Source: Flickr user Phillip Ingham.
Few things can give us instant stress quite like finding out
we owe back taxes.
Some fear of the IRS owes to the level of power the
bureaucracy can wield. Unlike other creditors, the IRS can reach
right into your bank account and take out a payment if it comes
to that. An organization as large as the IRS can also be
difficult to talk to and slow to respond.
On the other hand, the IRS can be practical and at times even
forgiving. You may find individual agents to be extremely
helpful. The law is often on your side in dealing with the IRS as
well. The Taxpayer Bill of Rights, passed in 1996, gives you
In fact, if you need help with back taxes, one place you can
go for help is the IRS itself.
Ask the IRS for an abatement of penalties
Before you start paying back taxes, see if you can have the total
bill reduced. It can't hurt to ask. If you're far behind, a large
portion of your balance may be penalties -- and interest on those
penalties. Try to get the penalties reduced or removed. The IRS
often reduces penalties for various reasons, especially if it
means the underlying tax will be paid and they can close the
Write a letter explaining why you think the penalty should be
removed, or "abated." There is no IRS form to use for requesting
an abatement. You can specifically ask for abatement of the
penalty in the letter you write. If you are behind, you probably
have a reason, whether it was ignorance of the debt,
unemployment, hospitalization, or the fault of a business partner
Your chances of having a penalty abated are better if you
haven't asked for an abatement for the same offense before.
Request an Installment Agreement
If you simply need more time to pay your back taxes, an
installment agreement may keep you out of trouble and provide the
time you need. File "Form 9465, Installment Agreement
The IRS must let you make installment payments if you meet
the following requirements:
- You owe $10,000 or less in back taxes, not including
penalties or interest. The IRS may allow an installment
agreement for amounts over $10,000 if you show you can make the
- You show the IRS that you cannot pay the entire tax when it
- You will pay off the tax within three years under the
- You agree to comply with the tax laws while your agreement
is in effect.
- During the past five years, you (or your spouse, if you
file jointly) have not failed to file or pay your taxes, and
you haven't had another installment agreement with the
Paying on an installment plan doesn't get you out of all
penalties and fees, but it does stop the unpleasant letters and
collection efforts. You may have to pay a fee to set up the
plan, plus interest on the past due taxes. Plus, you may still
owe a penalty for late payment.
You should always pay as much as you can before you request an
installment agreement, and then pay the back taxes as quickly as
you can without jeopardizing your other financial needs.
Get help with disputed back taxes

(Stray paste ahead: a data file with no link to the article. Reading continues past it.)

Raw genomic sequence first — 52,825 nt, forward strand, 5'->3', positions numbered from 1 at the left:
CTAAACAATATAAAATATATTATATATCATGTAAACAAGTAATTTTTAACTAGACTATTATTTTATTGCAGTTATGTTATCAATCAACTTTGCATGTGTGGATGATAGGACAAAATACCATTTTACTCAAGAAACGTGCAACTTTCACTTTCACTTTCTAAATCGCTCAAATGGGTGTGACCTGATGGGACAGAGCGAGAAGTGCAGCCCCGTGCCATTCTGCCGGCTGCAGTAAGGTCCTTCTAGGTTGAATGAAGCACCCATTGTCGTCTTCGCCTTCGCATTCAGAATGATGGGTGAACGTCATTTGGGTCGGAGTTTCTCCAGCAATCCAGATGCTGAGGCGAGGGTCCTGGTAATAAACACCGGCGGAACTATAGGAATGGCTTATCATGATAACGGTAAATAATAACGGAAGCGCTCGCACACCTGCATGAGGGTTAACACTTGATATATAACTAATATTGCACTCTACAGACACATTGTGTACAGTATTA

If you don't understand your bill for back taxes, or if you think
the IRS bill is wrong, don't pay the tax until your issues are
resolved. The IRS can make a mistake, or the information sent to
them may be missing or in error. If you pay a disputed amount,
you may find it difficult or time-consuming to get your money
Of course, don't put off resolving a tax issue or ignore it
just because you think the IRS is wrong. Those penalties and
interest expenses are costly.
If the bill is wrong, write a letter and explain the situation
if you can. You are usually better off writing a letter than
calling for all but the simplest problems. It's usually faster
than waiting on hold, plus you'll have a written record of what
you and the IRS said.
If a tax professional prepared your return for the year in
question, you may want to have that professional write a
letter on your behalf. He or she already understands your case
and has your information and working papers.
You must use old-fashioned paper and an envelope to write to
the IRS. The IRS does not communicate with taxpayers via
Get professional help if the IRS is in the collection
If your problem is serious enough that the IRS is talking about
seizing assets and you owe a significant amount of money, you're
probably past the do-it-yourself stage. The IRS will remove money
from bank accounts and take other drastic measures if it
threatens to. Such actions can disrupt your finances and cause
you real harm.
You are allowed to file an appeal to stop the collection
process. Consider hiring a CPA, tax lawyer, or other tax
professional who is experienced in dealing with IRS problems.
Request an offer in compromise
The last resort for getting help with back taxes is an "offer in
compromise" (OIC). An OIC is the tax equivalent of debt
negotiation, with some similarities to bankruptcy. It's not to be
entered into lightly.
With an offer in compromise, you offer the IRS an amount less
than your current balance of back taxes and hope they accept it.
You will need to offer at least as much as your "reasonable
collection potential" -- that's the value of everything you own,
plus your expected future income less basic living
Take advantage of this little-known
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